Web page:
A keeper? Yes, I think so -
the poor thing has already been rescued once
(A couple of years ago my husband took a weekend to explore the Pennsylvania mountains with cameras. On the way through a small semivertical town, he noticed that their library was having a
book sale, and had no choice but to stop. He came home with a cardboard box full of well-used discarded hardback Erle Stanley Gardner mysteries; I was thrilled.
And that’s how I met Evelyn Bagby, the Restless Redhead.)
Anyway, Evelyn has had a rough time. First her acting coach disappeared with just about every penny she owned, so she’s had to spend several years slowly working her way to Los Angeles to start her destined career as a movie star.
She’d be in Hollywood already if her car hadn’t given up in the small town of Corona, not far from L.A. – where she was arrested for stealing jewelry from the famous movie star Helene Chesney. Who, it turns out, used to be married to Evelyn’s thieving acting coach and is being blackmailed by him. But never mind that; Evelyn’s in trouble here. Her young lawyer is panicking at his first big case and botching the cross-examination, until the one and only Perry Mason wanders into the courtroom and takes an interest.
Next thing you know, Perry has taken Evelyn under his wing and found her a job, and is representing her in negotiating a settlement for false arrest. But who left a gun in her dresser drawer…and why?
Still, Evelyn’s glad she has the gun when a mysterious masked man tries to run her off the road as she drives down from the mountains. She fires a couple of shots out the window and scares him off; at least, she doesn’t see him again. Perry is worried, though, and makes her report the attack to the sheriff…who finds a masked man, dead, shot, in an upside-down car at the bottom of a ravine. Oh, and it turns out that the corpse is Evelyn’s acting coach, Helene’s husband.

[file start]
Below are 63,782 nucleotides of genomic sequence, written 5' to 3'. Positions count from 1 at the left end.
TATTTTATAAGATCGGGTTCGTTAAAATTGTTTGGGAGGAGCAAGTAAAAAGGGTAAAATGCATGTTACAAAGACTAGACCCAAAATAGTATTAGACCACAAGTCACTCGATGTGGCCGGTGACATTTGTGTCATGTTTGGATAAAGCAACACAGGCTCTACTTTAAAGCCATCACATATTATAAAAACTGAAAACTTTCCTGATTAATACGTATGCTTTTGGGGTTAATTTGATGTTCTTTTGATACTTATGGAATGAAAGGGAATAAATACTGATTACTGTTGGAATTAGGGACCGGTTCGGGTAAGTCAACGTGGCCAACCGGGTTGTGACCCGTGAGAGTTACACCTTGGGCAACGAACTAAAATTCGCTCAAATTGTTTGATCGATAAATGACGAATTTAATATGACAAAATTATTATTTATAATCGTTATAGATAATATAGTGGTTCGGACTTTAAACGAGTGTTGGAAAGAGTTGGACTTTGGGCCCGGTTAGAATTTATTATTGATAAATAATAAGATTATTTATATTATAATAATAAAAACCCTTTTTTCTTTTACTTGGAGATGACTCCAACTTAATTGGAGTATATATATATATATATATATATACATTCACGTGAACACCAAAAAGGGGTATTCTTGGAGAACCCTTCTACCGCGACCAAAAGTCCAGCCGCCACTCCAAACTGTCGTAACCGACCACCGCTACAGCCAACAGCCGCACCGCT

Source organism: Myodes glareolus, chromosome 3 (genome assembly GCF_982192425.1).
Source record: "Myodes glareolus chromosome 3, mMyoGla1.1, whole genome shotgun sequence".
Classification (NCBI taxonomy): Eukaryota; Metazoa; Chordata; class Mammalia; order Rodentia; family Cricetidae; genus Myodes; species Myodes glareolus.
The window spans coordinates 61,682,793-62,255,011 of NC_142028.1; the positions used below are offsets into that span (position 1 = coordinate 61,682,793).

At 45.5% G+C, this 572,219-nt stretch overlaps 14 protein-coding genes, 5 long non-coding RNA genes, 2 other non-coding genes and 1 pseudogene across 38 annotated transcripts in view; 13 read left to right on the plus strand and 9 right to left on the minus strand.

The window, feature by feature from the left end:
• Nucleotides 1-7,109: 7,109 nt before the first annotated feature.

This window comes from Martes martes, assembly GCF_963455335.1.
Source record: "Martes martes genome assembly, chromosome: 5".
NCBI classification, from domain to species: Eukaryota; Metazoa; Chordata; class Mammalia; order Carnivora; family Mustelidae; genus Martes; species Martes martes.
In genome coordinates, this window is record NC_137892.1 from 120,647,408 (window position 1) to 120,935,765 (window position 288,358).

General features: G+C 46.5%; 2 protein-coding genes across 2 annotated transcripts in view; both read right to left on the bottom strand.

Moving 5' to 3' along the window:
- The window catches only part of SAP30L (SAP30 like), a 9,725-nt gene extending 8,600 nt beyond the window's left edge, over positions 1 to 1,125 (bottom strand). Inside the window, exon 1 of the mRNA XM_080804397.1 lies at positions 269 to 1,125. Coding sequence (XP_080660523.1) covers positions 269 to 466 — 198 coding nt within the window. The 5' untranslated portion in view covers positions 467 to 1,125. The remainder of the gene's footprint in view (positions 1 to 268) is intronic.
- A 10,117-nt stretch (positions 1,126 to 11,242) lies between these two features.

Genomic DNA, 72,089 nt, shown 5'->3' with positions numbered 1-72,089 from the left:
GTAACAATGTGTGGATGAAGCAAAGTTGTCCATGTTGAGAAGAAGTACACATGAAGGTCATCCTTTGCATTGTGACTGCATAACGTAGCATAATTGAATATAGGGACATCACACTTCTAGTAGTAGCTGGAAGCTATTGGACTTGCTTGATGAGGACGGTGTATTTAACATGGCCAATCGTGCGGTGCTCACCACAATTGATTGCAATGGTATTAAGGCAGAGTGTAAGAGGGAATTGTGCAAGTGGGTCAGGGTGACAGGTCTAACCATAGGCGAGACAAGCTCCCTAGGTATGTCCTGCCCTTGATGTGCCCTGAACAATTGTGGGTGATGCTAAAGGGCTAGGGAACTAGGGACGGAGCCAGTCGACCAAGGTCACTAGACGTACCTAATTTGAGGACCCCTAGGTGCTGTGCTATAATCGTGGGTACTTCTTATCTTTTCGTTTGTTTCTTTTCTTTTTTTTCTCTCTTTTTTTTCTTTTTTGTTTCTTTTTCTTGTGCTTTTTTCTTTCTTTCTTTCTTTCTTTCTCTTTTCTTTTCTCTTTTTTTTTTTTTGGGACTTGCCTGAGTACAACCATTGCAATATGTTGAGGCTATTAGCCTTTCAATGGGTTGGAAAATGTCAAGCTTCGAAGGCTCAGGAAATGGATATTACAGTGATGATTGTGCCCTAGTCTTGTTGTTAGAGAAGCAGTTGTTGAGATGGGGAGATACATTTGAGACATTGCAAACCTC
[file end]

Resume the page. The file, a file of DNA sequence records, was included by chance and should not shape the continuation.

But it was all just an unfortunate accident, or maybe self-defense, right? Well…once the police get a better look at the dead man, they notice that there’s no bullet hole in the mask – which was made out of a pillowcase like the ones on Evelyn’s bed and covers his whole head. Was he chasing her wearing the mask? Maybe. But he wasn’t wearing it when he was shot. Somebody climbed down to the wrecked car and put the mask on him, or else put the body in the car and then ran the car over the cliff.
And the story gets much more confusing. There are multiple bullets, a reclusive artist, and an arrogant businessman who’s engaged to Helene (remember Helene?) or maybe to her best friend Irene. After about 250 pages of red herrings, green herrings, and probably plaid herrings, Perry Mason dramatically unmasks the real murderer and the real motive in court – as he usually does.
It was kind of fun to try to make sense of the complicated adventures of the various bullets. And the story held my attention. I’ll keep it because most Perry Masons make entertaining reading every four or five years, if you let them sit until you forget the plot. But overall, this is a grade C Mason – one of the stories that relies too much on characters and events that appear out of nowhere. At the end, it leaves you shaking your head and asking “Who was that killer? And what was the explanation of the murder again??”